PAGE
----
This article comes from The Spruce.
How to Clean a Shag Rug
Shag rugs are back in style and even more spectacular than the 1970s versions. More often sold as an area rug than wall-to-wall carpeting, designers have embraced different materials, from wool to leather, and every color imaginable. Shag rugs add a designer touch and are also warm and cozy underfoot—a decorating win-win.
Because of the long, plushy pile, shag rugs do require more maintenance than thinner, flatter rugs to look good. The long fibers trap more dust and dirt than flatter weaves. Fortunately, the cleaning of shag rugs isn’t difficult, it just requires a bit of time.
How Often to Clean a Shag Rug
Ideally, a shag or frieze pile rug that receives regular foot traffic should be vacuumed daily to keep the pile fluffy and to remove dust and debris, especially if you have pets. Realistically, vacuuming a couple of times a week should keep the rug clean.
Spills and stains should be blotted away as quickly as possible and spot-treated. A more thorough deep cleaning is recommended monthly or as needed.
What You’ll Need
- Vacuum with an upholstery attachment
- Sponge mop
- Small bowl
- Microfiber towels
- Soft-bristled brush
- Plastic tarp
- Carpet rake
- Dishwashing liquid
- Baking soda
- Dry carpet shampoo granules
1. Shake Away the Dirt
If the rug is small enough to pick up easily, take it outside and give it a good shake. Another way to get rid of dust and dirt trapped in the fibers is to drape the rug over a railing or sturdy clothesline and beat it with a broom or old tennis racket. An amazing amount of soil will be released.
2. Vacuum the Rug
The best way to vacuum a shag rug is by using a canister vacuum with the hose and upholstery attachment: The more gentle suction will keep the rug loops from being pulled too harshly.
If you only have an upright vacuum, set the cleaning head to the highest pile setting and disengage the beater bar. If your vacuum cannot make these adjustments, do not use it on a shag rug.
With the proper vacuum settings in place, suction out the dust and dirt. Work in a grid, overlapping each stroke to produce the best results.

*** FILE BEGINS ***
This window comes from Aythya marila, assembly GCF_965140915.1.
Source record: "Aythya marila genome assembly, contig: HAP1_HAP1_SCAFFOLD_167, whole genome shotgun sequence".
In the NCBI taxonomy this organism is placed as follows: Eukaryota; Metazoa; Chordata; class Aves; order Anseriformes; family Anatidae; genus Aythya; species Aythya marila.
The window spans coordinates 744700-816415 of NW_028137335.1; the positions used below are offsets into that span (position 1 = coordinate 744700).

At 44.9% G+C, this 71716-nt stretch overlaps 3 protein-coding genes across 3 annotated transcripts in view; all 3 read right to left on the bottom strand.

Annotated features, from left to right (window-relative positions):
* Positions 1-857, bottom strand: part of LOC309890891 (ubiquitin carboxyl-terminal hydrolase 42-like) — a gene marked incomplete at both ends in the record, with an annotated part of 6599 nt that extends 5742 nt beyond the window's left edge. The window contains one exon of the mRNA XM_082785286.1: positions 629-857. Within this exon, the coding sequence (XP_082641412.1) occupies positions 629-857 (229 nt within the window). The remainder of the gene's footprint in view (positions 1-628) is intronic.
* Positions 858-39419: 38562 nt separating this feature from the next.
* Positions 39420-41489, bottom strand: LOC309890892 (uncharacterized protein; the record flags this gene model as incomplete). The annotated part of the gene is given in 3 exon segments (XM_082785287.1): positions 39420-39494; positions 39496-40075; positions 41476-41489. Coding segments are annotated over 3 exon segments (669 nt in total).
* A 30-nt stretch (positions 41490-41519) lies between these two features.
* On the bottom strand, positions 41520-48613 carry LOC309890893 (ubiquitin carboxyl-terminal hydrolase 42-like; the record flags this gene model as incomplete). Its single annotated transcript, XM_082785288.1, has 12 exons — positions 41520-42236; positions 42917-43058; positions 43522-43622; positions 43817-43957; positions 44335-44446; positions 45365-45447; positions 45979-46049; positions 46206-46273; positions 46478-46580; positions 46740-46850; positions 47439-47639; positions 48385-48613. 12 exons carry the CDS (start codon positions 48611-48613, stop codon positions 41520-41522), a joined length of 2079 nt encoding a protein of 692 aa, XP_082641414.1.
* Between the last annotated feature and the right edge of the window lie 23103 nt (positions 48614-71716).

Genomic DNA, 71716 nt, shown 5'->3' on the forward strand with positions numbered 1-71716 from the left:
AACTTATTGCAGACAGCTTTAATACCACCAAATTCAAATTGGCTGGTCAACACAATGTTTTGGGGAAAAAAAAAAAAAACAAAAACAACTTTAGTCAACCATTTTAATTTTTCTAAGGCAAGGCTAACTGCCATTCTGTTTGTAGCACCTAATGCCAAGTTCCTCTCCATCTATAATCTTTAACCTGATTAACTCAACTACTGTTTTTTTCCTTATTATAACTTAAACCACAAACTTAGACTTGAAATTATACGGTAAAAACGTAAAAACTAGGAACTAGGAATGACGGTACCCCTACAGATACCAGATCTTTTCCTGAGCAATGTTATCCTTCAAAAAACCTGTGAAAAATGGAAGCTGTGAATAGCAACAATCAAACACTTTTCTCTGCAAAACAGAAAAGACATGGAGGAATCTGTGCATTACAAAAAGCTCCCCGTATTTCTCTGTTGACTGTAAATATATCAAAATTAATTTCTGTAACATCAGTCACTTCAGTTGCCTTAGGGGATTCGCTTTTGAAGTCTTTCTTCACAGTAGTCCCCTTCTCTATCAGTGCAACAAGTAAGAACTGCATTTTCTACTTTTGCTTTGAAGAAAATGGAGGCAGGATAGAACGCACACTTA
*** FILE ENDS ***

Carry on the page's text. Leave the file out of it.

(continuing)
Turn the rug over and change the vacuum settings to the lowest pile setting, engage the beater bar, and vacuum the underside to trap embedded dirt. Don’t forget to vacuum the flooring beneath the rug, too.
3. Check for and Treat Stains
Flip the rug back over and inspect it for any stains. Spot treat the stained areas following stain removal guidelines for specific stains. Most stains can be removed by mixing a few drops of dishwashing liquid in a cup of warm water. Dip a soft-bristled brush or microfiber towel in the solution and gently rub the stain. Finish by dipping a clean towel in plain water to rinse the area and blotting the carpet with a dry towel.
Hang the rug to dry or elevate the cleaned section so there is airflow around the damp area, allowing it to dry as quickly as possible.
4. Lift the Pile
If the pile isn’t as fluffy as you’d like, use your hands, a carpet rake, or a child’s plastic garden rake to lift the fibers. Be gentle—no tugging!
Most carpet cleaning professionals do not recommend you deep clean a large shag rug yourself because excess moisture or excessive scrubbing can damage the fibers and ruin the look of the pile. Never use a rented carpet shampoo/steamer on a shag rug because the suction is too harsh for the fibers.
If your shag rug is expensive, consult with a professional.
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